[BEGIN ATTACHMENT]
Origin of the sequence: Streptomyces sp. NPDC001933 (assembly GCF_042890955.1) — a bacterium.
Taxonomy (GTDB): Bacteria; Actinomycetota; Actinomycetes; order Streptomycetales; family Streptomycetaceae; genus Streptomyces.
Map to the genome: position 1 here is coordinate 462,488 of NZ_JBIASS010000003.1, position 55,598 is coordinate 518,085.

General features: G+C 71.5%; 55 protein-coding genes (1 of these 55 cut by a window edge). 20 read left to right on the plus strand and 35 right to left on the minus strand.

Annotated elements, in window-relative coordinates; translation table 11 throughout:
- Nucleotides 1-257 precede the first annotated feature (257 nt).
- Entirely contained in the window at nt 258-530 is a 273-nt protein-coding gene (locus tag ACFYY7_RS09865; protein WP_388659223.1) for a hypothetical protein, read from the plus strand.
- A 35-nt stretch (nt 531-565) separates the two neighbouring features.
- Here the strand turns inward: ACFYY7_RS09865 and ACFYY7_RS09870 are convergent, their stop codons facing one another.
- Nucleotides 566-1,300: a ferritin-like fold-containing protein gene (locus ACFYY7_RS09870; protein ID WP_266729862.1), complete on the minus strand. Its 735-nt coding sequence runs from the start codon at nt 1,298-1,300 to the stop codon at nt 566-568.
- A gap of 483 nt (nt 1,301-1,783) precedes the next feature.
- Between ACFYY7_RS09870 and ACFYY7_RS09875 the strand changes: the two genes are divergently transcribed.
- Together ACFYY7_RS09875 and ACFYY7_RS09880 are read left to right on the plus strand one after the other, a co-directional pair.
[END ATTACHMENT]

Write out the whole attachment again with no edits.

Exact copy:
Origin of the sequence: Streptomyces sp. NPDC001933 (assembly GCF_042890955.1) — a bacterium.
Taxonomy (GTDB): Bacteria; Actinomycetota; Actinomycetes; order Streptomycetales; family Streptomycetaceae; genus Streptomyces.
Map to the genome: position 1 here is coordinate 462,488 of NZ_JBIASS010000003.1, position 55,598 is coordinate 518,085.

General features: G+C 71.5%; 55 protein-coding genes (1 of these 55 cut by a window edge). 20 read left to right on the plus strand and 35 right to left on the minus strand.

Annotated elements, in window-relative coordinates; translation table 11 throughout:
- Nucleotides 1-257 precede the first annotated feature (257 nt).
- Entirely contained in the window at nt 258-530 is a 273-nt protein-coding gene (locus tag ACFYY7_RS09865; protein WP_388659223.1) for a hypothetical protein, read from the plus strand.
- A 35-nt stretch (nt 531-565) separates the two neighbouring features.
- Here the strand turns inward: ACFYY7_RS09865 and ACFYY7_RS09870 are convergent, their stop codons facing one another.
- Nucleotides 566-1,300: a ferritin-like fold-containing protein gene (locus ACFYY7_RS09870; protein ID WP_266729862.1), complete on the minus strand. Its 735-nt coding sequence runs from the start codon at nt 1,298-1,300 to the stop codon at nt 566-568.
- A gap of 483 nt (nt 1,301-1,783) precedes the next feature.
- Between ACFYY7_RS09870 and ACFYY7_RS09875 the strand changes: the two genes are divergently transcribed.
- Together ACFYY7_RS09875 and ACFYY7_RS09880 are read left to right on the plus strand one after the other, a co-directional pair.